Simple technique can help build resistance to pandemic-related stress, worldwide study shows
An emotion regulation strategy that helps people shift their thinking about stressful situations has proven successful in alleviating emotional strains caused by the COVID-19 pandemic, new research shows. The method—known as “reappraisal”—was evaluated in a study involving researchers from across the globe led by Ke Wang, a doctoral candidate who studies at Harvard Kennedy School. The study’s findings, including that reappraisal “consistently reduced negative emotions and increased positive emotions” among participants, are detailed in a recent paper in Nature Human Behaviour. Harvard-affiliated authors include HKS Professor Jennifer Lerner, who is Ke’s primary advisor, Amit Goldenberg of Harvard Business School, and Charles Dorison of Northwestern University, who earned his PhD at HKS. The authors collected nearly 28,000 responses from participants in 87 countries, allowing them to evaluate emotional reactions to the pandemic among people in different circumstances and from different cultures. “The findings demonstrate the viability of creating scalable, low-cost interventions for use around the world to build resilience during the pandemic and beyond,” the authors wrote.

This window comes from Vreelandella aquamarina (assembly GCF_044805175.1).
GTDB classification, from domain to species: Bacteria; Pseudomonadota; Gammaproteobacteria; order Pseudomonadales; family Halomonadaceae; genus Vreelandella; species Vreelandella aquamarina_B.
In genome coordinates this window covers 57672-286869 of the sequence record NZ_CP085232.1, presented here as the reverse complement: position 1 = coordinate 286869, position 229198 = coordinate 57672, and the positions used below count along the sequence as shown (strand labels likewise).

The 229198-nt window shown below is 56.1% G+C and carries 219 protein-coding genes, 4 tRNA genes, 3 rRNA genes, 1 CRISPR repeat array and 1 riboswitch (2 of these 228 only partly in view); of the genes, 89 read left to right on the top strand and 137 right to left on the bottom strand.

Also see: How reappraisal can help us cope with COVID-19 [Video]